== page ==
OPINION – The world has bid a sentimental farewell to one the most noted leaders of the last century, Nelson Mandela.
And the extreme right has done it again. They’ve gone so far off the reservation that even their own party members are distancing themselves from the rhetoric that rides a fine line of racism and willful ignorance.
There is within the confines of a small faction of the Republican party an inability to see clearly beyond the dogma of party line ideologies and recognize the breadth and the body of a lifetime’s work and achievements.
Mandela’s associations with socialist viewpoints and communist leaders not withstanding, there is an insistence that his involvement with the African National Congress, an organization linked to and likely responsible for years of terrorist activity negate in its entirety his tireless work and achievements in freeing his people and ending Apartheid.
And at the outset, dismissing any rudimentary and sophomoric notions that Mandela had anything at all in common with fascist leaders such as Hitler or Stalin, my question is really quite simple:
How is he any different than the founders of this nation? Or the pioneers of this community?
When we think of terrorists, images emerge of fundamentalist religious fanatics cloaking their impetus to eradicate the unbelievers (or at least subjugate them) under the guise of eco-political agendas. We think of people who at the very core of their mission intend to cause as much human suffering as possible in the name of their cause. Collateral damage in this scenario is not considered fallout, but rather a bonus.
This is why when people refer to the Founders’ acts against England as terrorist in nature it is refuted at some level because it was a righteous purpose which drove the people who settled this land to take arms against its government. Oppression and tyranny were met head on with necessary violence to free the people and set forth a new nation. Collateral damage was considered a tragic byproduct but the objective was just.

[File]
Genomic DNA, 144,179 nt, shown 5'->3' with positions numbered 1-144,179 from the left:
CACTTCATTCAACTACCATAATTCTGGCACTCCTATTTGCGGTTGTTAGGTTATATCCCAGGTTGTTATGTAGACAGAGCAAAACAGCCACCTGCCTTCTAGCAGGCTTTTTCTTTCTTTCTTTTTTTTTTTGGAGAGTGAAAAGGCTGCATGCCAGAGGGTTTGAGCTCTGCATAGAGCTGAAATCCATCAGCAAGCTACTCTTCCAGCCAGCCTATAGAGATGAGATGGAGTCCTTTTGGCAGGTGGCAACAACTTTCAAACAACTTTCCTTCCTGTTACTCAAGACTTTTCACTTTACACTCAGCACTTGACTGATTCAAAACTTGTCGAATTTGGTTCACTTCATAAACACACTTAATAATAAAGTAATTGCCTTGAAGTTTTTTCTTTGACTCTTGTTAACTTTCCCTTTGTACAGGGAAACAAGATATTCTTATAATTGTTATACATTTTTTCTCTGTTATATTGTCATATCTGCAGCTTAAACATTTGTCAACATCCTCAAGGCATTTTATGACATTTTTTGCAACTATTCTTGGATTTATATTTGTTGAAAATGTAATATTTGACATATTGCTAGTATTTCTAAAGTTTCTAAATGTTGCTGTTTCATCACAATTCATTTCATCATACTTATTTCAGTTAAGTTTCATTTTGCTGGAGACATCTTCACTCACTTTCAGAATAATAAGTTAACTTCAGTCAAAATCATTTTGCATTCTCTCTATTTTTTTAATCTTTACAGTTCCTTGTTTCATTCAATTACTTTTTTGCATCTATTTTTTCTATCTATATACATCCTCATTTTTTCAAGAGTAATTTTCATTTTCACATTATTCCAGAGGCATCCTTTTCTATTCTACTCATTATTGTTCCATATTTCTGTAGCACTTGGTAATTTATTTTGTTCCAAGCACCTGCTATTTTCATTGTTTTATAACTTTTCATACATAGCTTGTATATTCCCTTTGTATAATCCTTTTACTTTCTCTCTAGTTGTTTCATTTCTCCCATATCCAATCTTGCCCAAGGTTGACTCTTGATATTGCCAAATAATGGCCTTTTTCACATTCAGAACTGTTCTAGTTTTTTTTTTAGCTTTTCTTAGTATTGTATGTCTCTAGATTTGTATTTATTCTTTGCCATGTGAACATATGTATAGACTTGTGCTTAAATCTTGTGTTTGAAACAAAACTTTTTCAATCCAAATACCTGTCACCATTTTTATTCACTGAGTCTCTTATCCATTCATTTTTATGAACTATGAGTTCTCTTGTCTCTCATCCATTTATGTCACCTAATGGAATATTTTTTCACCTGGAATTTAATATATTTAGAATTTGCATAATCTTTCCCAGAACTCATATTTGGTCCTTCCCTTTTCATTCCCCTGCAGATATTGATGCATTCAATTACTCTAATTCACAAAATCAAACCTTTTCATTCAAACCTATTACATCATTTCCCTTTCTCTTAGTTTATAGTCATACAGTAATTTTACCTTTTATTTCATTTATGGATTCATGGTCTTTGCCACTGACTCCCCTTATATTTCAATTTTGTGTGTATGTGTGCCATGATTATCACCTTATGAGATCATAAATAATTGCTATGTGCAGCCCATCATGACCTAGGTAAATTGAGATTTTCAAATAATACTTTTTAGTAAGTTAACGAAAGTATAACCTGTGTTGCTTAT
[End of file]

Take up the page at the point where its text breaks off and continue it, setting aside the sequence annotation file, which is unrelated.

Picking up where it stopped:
If you were to talk to anyone with lineage in the pioneer families of St. George, they would tell you that the massacre of the Baker-Fancher party – where settlers making their way west were egregiously deceived to believe they had refuge with the locals, were disarmed and slaughtered in the most cowardly way imaginable – was somewhat justifiable. The locals’ prophet had been murdered and they had been on the run from deadly persecution from much of America at the time.
This is to say that perhaps there are times when violence is justifiable, or at least understandable as a means of last resort to right the course of history in human behavior. That when a ruling government is inflicting injustice and violence upon a people, a violent response is not only justified, but should be expected. It is to say that there comes a time when people cannot take it anymore and they pick up a weapon like the Founders did. Like the Mormons did.
Consider this passage from French philosopher Jean Baudrillard:
“When global power monopolizes the situation to this extent, when there is such a formidable condensation of all functions in the technocratic machinery, and when no alternative form of thinking is allowed, what other way is there but a terroristic situational transfer. It was the system itself which created the objective conditions for this brutal retaliation …. This is terror against terror – there is no longer any ideology behind it.”
It is not a difficult concept to grasp that what incited Mandela and the ANC was as insidious as the response itself. Americans who know their own history should know this and relate to it well.
But ideology takes precedence over common sense it appears when the extreme right is given the opportunity to interpret Mandela’s life and it is sadly telling. Very telling.
To add insult to stupidity here, it is confounding to the intelligent mind that the entire scope of Mandela’s life is surmised by the right in things that took place decades ago, that resulted in his imprisonment and eventual enlightenment and release whereby he chartered unprecedented waters in South Africa, in a manner befitting his counterparts such as Martin Luther King, and saw in his own lifetime the fruition of that labor in the ending of Apartheid by some of his own measures.
To be so obtuse as to dismiss his life as a whole in the manner which they do so is to demonstrate the most vulgar and damaging of human behavior. It is short sighted and likely fueled by something darker than the extreme right cares to admit.
To echo former Speaker Newt Gingrich: “What would you have done?”
And intellectual honesty demands that you recognize your very lineage in this country is preceded with people who did exactly what Mandela did.
See you out there.
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Dallas Hyland is an opinion columnist. The opinions stated in this article are his and not representative of St. George News.
Email: [email protected]
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